Enjoy this note from session cellist, Armen Ksajikian, on working with the legendary John Barry.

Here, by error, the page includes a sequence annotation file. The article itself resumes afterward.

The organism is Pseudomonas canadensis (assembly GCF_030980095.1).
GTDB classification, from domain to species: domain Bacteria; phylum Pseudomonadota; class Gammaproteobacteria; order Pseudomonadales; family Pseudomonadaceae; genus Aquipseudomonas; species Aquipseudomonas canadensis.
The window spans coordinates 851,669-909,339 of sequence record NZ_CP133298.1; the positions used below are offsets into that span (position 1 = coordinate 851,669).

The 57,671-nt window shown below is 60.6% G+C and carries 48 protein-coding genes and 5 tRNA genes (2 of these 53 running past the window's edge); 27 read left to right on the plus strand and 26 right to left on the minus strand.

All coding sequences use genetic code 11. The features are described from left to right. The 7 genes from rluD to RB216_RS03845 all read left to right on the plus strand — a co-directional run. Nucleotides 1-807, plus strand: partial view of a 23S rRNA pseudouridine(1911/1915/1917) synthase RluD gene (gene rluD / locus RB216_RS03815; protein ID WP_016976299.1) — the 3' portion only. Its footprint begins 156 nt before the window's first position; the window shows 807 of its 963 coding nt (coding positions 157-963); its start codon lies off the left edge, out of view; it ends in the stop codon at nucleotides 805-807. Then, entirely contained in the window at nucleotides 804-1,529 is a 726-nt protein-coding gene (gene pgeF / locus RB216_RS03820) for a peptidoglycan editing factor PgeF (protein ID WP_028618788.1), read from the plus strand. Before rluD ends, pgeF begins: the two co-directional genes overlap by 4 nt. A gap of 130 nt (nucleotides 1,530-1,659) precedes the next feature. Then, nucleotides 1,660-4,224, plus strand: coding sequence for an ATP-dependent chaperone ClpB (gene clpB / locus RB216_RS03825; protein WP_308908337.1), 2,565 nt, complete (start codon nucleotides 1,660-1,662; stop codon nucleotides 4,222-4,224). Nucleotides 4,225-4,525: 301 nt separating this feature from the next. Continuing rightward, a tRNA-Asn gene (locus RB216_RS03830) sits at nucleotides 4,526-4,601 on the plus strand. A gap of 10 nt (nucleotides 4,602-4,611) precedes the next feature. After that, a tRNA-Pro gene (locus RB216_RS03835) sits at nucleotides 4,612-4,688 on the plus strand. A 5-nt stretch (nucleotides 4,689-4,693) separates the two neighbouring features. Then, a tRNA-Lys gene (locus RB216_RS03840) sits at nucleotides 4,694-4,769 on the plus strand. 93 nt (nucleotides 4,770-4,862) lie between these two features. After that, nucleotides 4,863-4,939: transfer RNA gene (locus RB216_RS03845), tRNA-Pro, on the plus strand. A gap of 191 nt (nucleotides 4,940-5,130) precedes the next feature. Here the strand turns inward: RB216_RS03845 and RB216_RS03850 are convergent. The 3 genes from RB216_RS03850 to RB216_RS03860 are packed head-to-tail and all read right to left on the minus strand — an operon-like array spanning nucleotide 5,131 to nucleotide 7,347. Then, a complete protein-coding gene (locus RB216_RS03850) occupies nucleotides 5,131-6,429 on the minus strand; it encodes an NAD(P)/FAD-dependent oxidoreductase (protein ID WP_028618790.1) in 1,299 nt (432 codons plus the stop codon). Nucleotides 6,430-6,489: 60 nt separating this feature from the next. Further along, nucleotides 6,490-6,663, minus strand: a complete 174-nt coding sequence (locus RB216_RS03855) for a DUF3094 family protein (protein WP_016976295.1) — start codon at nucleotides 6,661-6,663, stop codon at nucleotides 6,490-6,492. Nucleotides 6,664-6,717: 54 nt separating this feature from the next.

Working for John Barry was very predictable. He had a certain schedule of doing things. We’ll run through a piece and then we’ll make a take and then he’ll go into the booth and listen to it. We already knew exactly what the plan was, it wasn’t like oh we’re half way through let’s do another take, let’s do a safety, let’s do coverage. We’d do one take, he goes in the booth and that’s it. It was an expected routine. We knew what to do. We didn’t have iPhones we didn’t go on Facebook in between recording. We got a lot of things done while they were playing things back. Some people would be writing checks to pay their bills. Then they would come back, make adjustments and we’d do another take. Back then it wasn’t the most exciting thing to work with John Barry because as cellists we pretty much did chords and arpeggios. No matter what movie it was (Armen singing a typical phrase from Somewhere) okay Somewhere In Time. Then there was Dances With Wolves (Armen singing a typical cello phrase from Dances). I always think this guy did more with less than anyone else in the business. And I mean that as a huge compliment of course. He knew exactly how to cover the screen and get the maximum effect. All the flack he got, but how well do you recognize all these great themes? There were certain harmonies that we did that were very recognizable. We used to take it for granted, but then when you see, in some ways, that sort of reminds me of Jerry Goldsmith’s scores. I knew a bunch of young composers that were in the Paramount library and they snuck in wanted to check out a lot of these scores that were in their possession. They would go through Jerry Goldsmith’s scores and would say, “there’s nothing there.” We didn’t see anything. There’s almost no music, no notes. But then when we do it (play it), it’s just like everything comes together and there was a mastery about that.